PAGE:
2015 Scientist Lecture Series

Each year, The Holden Arboretum's Scientist Lecture Series invites you to delve deeper into the issues and conditions that impact the world around us. These free, academic lectures allow you to step back into the classroom and learn from the experts. Programs are held at The Holden Arboretum’s Warren H. Corning Visitor Center.


Each lecture is free and open to the public, but registration is required.


Truths and Roses Have Thorns About Them: The Prickly Problem of Invasive Species.

Rebecca E Drenovsky, PhD, Biology Department, John Carroll University

Thursday, Jan. 15, 7pm


Drenovsky is a plant biologist whose research investigates how interactions between plants and the soil environment affect plant ecology and physiology. Her research explores how plants acquire and store nutrients, and how nutrient limitation affects ecological processes. Her research also examines the factors that allow some species to become invasive. Drenovsky’s research is important given current pressures on native environments resulting from human environmental alteration and species invasion.



The Ecosystem Services and Values Provided By America's Urban Forests

David Nowak, PhD, USDA Forest Service Northern Research Station

Thursday, Feb. 12, 7pm


Nowak is a research forester with the Forest Service’s Northern Research Station and project leader for the Urban Forests, Environmental Quality and Human Health program. The goal of Nowak’s research is to investigate the plant community composition in urban areas and identify the environmental or ecosystem services these plant communities provide. Nowak is also involved in developing tools that can be used to aid in management and planning decisions that sustain urban forest health and services.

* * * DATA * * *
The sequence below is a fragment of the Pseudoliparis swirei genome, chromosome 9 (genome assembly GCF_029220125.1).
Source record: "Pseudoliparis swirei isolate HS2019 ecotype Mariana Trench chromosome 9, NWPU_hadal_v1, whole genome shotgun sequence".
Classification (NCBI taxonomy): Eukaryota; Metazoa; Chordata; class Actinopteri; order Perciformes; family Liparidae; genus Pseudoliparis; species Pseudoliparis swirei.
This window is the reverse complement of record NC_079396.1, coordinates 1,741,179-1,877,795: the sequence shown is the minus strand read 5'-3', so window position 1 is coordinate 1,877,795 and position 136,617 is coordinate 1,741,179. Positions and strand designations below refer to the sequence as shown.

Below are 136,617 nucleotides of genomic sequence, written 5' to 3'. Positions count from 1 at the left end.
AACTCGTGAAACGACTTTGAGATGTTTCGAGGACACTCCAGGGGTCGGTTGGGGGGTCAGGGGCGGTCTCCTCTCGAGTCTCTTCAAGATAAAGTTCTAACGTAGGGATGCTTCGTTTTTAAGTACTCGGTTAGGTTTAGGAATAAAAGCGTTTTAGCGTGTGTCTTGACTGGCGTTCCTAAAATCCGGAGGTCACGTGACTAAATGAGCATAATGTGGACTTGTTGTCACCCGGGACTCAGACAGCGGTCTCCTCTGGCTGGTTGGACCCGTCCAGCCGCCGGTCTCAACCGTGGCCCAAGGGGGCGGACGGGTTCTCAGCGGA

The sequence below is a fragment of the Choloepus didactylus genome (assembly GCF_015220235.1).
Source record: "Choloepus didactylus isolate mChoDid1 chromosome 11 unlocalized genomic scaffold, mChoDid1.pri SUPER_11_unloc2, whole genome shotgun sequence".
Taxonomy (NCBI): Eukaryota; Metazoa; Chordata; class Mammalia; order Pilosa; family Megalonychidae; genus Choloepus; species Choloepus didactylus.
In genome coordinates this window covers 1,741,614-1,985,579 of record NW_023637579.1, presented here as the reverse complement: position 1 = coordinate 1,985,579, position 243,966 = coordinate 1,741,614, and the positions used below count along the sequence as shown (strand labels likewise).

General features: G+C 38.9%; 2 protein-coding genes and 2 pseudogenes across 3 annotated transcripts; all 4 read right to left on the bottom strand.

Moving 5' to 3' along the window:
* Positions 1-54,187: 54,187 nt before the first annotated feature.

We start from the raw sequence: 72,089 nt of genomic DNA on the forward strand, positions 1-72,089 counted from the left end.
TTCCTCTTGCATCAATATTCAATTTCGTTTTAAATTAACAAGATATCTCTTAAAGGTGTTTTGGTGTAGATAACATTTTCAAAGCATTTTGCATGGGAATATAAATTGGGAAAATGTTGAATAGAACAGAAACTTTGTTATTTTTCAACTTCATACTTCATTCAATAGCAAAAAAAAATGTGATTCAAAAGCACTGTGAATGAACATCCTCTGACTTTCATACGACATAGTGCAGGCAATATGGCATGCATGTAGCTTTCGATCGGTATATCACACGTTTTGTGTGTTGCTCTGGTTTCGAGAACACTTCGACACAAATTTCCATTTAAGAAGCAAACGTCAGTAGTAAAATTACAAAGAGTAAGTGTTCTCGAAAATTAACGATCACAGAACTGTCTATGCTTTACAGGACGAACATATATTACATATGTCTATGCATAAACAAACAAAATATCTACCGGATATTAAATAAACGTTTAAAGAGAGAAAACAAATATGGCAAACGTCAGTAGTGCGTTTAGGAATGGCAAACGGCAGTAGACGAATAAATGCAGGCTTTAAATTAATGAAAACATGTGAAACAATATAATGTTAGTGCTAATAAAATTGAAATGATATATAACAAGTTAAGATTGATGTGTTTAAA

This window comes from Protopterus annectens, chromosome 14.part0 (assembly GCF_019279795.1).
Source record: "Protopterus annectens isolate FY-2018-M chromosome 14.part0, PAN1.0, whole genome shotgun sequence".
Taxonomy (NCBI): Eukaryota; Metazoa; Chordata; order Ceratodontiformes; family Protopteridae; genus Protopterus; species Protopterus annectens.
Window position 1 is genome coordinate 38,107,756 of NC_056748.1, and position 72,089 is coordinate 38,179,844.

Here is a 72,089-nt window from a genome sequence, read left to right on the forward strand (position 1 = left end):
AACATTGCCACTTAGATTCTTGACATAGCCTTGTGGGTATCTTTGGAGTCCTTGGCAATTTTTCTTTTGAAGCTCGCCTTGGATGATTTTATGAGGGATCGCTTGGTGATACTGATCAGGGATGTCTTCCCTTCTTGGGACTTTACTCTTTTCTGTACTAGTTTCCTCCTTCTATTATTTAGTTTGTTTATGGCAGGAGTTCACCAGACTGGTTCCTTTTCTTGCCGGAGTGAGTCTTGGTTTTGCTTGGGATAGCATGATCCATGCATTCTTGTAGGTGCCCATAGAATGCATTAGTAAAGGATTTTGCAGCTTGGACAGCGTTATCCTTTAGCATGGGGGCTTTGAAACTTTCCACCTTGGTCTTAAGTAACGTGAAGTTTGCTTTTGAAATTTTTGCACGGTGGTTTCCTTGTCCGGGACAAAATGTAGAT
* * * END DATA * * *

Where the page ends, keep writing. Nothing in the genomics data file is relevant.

Tree Growth Curves: A Context for Urban Forest Management and Planning

Jason Grabosky, PhD, John and Eleanor Kuser Faculty Scholar in Urban Forestry, Rutgers University.

Thursday, March 5, 7pm


This presentation will develop and discuss a series of conceptual curves for the organization of urban tree management. The curves will consider environmental services over time and how common site measures can be used to monitor urban tree performance expectations. The curves will then be further discussed in the context of a series of five studies targeting early life, coming of service size and end-of-usefulness (or over-maturity) in the urban situation.


Grabosky teaches classes in tree care and management, and maintains research projects with several talented graduate students in the plant biology, landscape architecture, ecology and evolution and environmental science programs in the Rutgers University School of Environmental and Biological Sciences.



International Society of Arboriculture (ISA) members can earn CEUs for some of the lectures. Teachers attending all or part of the series can qualify for graduate credit through Ashland University when combined with independent study. Contact Sharon Graper for information on graduate credit requirements and fees at 440.602.3843 or sgraper@holdenarb.org.